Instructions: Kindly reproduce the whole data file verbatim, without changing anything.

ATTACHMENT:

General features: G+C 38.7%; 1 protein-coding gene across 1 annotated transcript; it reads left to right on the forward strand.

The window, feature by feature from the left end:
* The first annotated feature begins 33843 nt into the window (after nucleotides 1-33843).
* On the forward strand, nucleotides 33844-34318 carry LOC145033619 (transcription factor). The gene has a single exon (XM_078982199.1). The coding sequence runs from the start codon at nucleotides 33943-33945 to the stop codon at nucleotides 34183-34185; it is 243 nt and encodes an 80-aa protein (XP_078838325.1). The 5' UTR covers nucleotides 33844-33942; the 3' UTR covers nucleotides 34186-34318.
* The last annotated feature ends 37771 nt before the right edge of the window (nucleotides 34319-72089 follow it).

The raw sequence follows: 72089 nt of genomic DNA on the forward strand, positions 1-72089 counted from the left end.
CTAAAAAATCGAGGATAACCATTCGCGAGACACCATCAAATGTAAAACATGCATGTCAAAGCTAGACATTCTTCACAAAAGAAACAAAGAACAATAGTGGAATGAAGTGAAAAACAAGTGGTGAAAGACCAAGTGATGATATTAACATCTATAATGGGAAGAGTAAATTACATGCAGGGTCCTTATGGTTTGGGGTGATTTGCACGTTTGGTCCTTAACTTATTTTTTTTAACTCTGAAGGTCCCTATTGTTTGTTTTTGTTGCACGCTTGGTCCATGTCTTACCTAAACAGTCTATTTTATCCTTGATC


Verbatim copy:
General features: G+C 38.7%; 1 protein-coding gene across 1 annotated transcript; it reads left to right on the forward strand.

The window, feature by feature from the left end:
* The first annotated feature begins 33843 nt into the window (after nucleotides 1-33843).
* On the forward strand, nucleotides 33844-34318 carry LOC145033619 (transcription factor). The gene has a single exon (XM_078982199.1). The coding sequence runs from the start codon at nucleotides 33943-33945 to the stop codon at nucleotides 34183-34185; it is 243 nt and encodes an 80-aa protein (XP_078838325.1). The 5' UTR covers nucleotides 33844-33942; the 3' UTR covers nucleotides 34186-34318.
* The last annotated feature ends 37771 nt before the right edge of the window (nucleotides 34319-72089 follow it).

The raw sequence follows: 72089 nt of genomic DNA on the forward strand, positions 1-72089 counted from the left end.
CTAAAAAATCGAGGATAACCATTCGCGAGACACCATCAAATGTAAAACATGCATGTCAAAGCTAGACATTCTTCACAAAAGAAACAAAGAACAATAGTGGAATGAAGTGAAAAACAAGTGGTGAAAGACCAAGTGATGATATTAACATCTATAATGGGAAGAGTAAATTACATGCAGGGTCCTTATGGTTTGGGGTGATTTGCACGTTTGGTCCTTAACTTATTTTTTTTAACTCTGAAGGTCCCTATTGTTTGTTTTTGTTGCACGCTTGGTCCATGTCTTACCTAAACAGTCTATTTTATCCTTGATC